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Antilles School of Technical Careers Reviews

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The class sizes always reduce mid trimester due to the scholarly demand and I find it to be a relief. The courses are set because to be licensed and practice any field in medicine you have to comply with a certain guideline...
The students who excel in their respective programs will most likely be offered jobs from the places where they did their internship/practice section of the course. The degree is recognized by the state and federal laws and only minimum requirements are asked when transferring to the U.S. and such.
They are flexible in regards to the classes you take when it has to do with attendance issues, sickness, maternity/military leave, but they have a set program and you cannot choose what classes you will take.
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They provide food vending machines and a cramped cafeteria with only 2 microwaves. It's better than nothing but the school is growing in number and I know they are remodeling but I wonder if this area will take into account. I also suggest that they update any and all software and internet coverage for the school. the software on some computers is outdated and the internet connectivity is very poor.
Most students come from broken homes and a lower economic class than the regular college student. They live to work and to find work quickly, disregarding their affinity for this career choice in the absolute.
Studying nursing at this school has been a great experience. The professors provided make it their duty to not only teach us the fundamentals, but make it a point to teach nursing hand in hand with empathy, compassion, responsibility, discipline and others. They reiterate this when going into the formal hospital practice and will not accept students who may have passed the academic course but treat patients with negligence. They are strict but teach lovingly and passionately. I also admire that they all have had previous medical experience and have had 5+ years working in the areas they currently teach in.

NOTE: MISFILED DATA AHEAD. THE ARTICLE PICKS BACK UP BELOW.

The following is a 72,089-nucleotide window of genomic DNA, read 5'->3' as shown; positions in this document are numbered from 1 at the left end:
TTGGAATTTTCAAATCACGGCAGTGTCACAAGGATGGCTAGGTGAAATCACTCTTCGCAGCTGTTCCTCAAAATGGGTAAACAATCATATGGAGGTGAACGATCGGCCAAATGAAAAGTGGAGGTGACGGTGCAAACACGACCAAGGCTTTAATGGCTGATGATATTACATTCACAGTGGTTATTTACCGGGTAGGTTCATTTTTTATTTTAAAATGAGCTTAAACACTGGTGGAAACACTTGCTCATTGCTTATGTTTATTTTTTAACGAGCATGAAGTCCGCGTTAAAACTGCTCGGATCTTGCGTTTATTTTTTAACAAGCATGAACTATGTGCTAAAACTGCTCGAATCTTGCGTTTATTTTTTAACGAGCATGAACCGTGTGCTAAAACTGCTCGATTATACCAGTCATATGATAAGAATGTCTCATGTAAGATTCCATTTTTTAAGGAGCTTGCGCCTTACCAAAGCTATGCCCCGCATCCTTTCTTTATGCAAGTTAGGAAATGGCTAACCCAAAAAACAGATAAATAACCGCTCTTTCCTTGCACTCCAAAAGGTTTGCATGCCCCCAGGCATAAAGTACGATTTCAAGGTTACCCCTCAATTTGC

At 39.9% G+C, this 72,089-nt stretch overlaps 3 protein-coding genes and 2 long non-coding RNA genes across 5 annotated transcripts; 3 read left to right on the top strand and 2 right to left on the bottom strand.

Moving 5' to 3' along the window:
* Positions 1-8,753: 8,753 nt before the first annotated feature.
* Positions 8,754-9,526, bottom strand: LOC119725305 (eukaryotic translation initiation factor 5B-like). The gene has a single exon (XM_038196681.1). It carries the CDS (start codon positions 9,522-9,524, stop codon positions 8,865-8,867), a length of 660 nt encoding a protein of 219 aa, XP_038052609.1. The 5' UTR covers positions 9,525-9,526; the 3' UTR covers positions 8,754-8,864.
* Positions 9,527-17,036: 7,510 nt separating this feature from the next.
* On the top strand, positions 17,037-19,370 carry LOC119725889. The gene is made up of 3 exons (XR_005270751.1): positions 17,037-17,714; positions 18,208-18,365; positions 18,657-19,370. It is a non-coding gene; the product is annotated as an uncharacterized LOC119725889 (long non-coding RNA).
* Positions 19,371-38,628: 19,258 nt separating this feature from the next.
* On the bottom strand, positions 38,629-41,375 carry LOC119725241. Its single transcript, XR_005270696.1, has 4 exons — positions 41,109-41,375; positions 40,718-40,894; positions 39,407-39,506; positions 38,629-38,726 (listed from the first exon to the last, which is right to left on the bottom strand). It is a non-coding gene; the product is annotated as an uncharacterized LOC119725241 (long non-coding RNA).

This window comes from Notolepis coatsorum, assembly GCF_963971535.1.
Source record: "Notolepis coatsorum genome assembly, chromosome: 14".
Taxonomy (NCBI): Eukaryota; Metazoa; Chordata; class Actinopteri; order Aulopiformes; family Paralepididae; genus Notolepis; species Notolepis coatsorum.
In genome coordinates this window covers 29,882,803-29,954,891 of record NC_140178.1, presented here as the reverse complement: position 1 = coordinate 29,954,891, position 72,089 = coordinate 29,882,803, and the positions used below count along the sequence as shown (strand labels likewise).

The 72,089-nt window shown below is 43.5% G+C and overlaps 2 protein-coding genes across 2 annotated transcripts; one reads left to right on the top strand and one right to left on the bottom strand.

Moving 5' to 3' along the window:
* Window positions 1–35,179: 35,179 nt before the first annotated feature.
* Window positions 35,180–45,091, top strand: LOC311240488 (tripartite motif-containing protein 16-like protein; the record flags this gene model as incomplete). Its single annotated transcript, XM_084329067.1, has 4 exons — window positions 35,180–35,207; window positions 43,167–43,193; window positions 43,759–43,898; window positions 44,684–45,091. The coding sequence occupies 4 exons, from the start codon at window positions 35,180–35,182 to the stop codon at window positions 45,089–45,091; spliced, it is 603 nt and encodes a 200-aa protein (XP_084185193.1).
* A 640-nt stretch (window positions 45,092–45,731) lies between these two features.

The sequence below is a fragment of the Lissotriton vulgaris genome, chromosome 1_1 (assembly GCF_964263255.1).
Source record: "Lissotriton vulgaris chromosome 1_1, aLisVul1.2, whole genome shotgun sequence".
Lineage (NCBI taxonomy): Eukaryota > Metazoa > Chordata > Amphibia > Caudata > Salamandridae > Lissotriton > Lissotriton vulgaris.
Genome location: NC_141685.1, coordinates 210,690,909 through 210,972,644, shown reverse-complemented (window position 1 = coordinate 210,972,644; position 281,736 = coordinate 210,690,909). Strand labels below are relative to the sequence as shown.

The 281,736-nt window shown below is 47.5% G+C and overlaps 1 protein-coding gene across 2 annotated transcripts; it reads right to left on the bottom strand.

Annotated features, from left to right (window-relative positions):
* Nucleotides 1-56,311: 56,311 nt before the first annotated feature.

The curriculum is complete and the professors go the extra mile in giving tips and other extra knowledge that may be helpful when moving on to the formal practice section of the course.
The tuition is very expensive, but reasonable when compared to other schools and universities in the area. It maintains a competitive price, but I believe education fees should always be lower. Applying for financial aid was the easiest thing ever, especially if you know what you are doing! They walk you through everything and it takes minutes, you can even opt to do it at home without their interference. They do provide an additional institutional aid of a $100 per trimester, which helps in lowering your tuition, but there are requirements.They also accept several student per trimester to be a part of their student-work program; also has requirements. Overall, they work flexibly with student payment plans and are always on top of your FAFSA status and reminding you of your current balance to help assuage any and all future complications. Included in their tuition costs are the materials needed for the course, which is great because we don't have to worry about ordering anything new apart from the uniforms.
It is a great school to go to if you want to skip the experience of a full college exploration. You must be decided though that this is what you want, because the course goes by quickly. If you only want to work quickly and don't aspire to earn a higher degree understand that they give you certain tools, but to expand on them in the work field you will have to expand you education. If not, stick with the level you earned.
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